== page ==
Published : Wednesday, February 20, 2019 | 7:46 AM
Organizers of the Black Student Union want to make a statement that to ban wearing “durags” is an affront to the civil liberties of students, who are trying to express their creativity and cultural identity while also keeping their hair in place.
“Durags” are also sometimes referred to as “wave caps” because they hold in place and help keep tight the desirable wave-style look that’s popular for black men.
“We’re a new generation and want to get rid of that ban because we don’t see the durag as a threat, it’s not part of gang attire,” said Emily Cattouse, a senior and college-bound art major who is the secretary for the JMHS Black Student Union.
Cattouse said the students held a meeting with Principal Lawton Gray at lunch last Friday but left without even a hint of a compromise.
“We, the JMHS Black Student Union, have already tried to reason with the school’s principal, Dr. Lawton Gray, about how we feel about the ban and how we can take steps forward by getting rid of a ban based on stereotypes,” Cattouse said. “It was unsuccessful and he has stated ‘I see no middle ground between us, the ban is not going anywhere.’”
Pasadena Unified School District has a dress code, implemented in 1995 and updated in 2003, 2015 and again in 2016. District spokesperson Hilda Ramirez Horvath confirmed that the Principal and students did meet over the issue.
Principal Gray explained further.
“There are certain parts of the dress code, like when I first came in spaghetti straps, we took that off the dress code,” Gray said. “There are a number of things. For head covering inside the school, students can wear hats, but wearing wave caps could be a look in terms of gang affiliation. The kids in gangs wear hats also, but we’re looking at it as from the standpoint of it’s not something we want the kids to wear during the school day.”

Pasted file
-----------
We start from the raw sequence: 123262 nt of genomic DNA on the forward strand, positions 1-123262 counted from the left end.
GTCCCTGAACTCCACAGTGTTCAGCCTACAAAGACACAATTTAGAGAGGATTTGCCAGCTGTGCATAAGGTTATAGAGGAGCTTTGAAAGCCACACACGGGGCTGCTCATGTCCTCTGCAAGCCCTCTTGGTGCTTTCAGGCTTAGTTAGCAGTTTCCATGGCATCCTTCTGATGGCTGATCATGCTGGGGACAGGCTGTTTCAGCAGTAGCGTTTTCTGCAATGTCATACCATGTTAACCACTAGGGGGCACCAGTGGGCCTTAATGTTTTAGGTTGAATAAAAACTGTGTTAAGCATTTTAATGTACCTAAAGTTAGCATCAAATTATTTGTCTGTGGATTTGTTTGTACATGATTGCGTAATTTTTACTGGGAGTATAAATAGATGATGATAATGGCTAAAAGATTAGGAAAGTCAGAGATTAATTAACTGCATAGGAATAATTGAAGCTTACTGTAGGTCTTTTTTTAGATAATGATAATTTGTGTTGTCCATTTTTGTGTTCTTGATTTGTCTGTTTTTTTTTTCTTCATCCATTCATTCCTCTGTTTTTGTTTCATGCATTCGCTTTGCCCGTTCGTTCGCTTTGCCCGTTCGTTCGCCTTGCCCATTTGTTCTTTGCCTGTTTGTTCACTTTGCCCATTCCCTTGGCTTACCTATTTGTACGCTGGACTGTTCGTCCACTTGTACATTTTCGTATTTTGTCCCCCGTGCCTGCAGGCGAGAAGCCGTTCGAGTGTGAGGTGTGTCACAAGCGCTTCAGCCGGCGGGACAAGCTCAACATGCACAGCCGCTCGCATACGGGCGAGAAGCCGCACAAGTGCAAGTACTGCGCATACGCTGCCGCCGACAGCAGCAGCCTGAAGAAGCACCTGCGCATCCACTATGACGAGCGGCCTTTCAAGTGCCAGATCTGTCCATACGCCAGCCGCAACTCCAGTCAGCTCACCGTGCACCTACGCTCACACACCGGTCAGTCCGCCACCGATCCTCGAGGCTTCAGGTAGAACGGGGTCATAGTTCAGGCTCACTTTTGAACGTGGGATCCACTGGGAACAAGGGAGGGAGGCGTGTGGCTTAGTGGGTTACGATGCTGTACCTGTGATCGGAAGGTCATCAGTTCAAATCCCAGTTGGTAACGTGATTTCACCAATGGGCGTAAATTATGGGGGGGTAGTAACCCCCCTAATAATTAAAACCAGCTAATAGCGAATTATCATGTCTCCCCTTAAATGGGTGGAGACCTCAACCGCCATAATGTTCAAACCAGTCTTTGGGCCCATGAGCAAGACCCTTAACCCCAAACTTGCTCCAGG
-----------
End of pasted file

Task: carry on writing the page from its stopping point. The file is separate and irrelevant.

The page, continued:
The durag has become a fashion statement in the community, Cattouse said. The durag is a cultural symbol through which the user can express themselves “through vibrant colors and outer fabric material.” She believes the school district’s ban on durags exist because the durags are seen as gang member memorabilia.
“This ban targets black male students at school because they are the only group of students that wears these,” she said.
The group is staging the walkout with the intent to impact the school’s funding. The walkout is planned for 9:27 a.m. because that’s the start of period four so every student who participates in the walkout will receive an absence.
“We are working hard to make sure the whole school, minus the administration is aware of the walkout,” Cattouse said. “This was organized in five days because of the route the principal took during an open meeting about the durag ban.”
Cattouse said she and the other students were disappointed at the result of the meeting with the principal.
“The meeting lasted during lunch and our agenda was to find a compromise between the district and students,” she said. “He said ‘I see no middle ground.’ Our walkout is a response that statement.”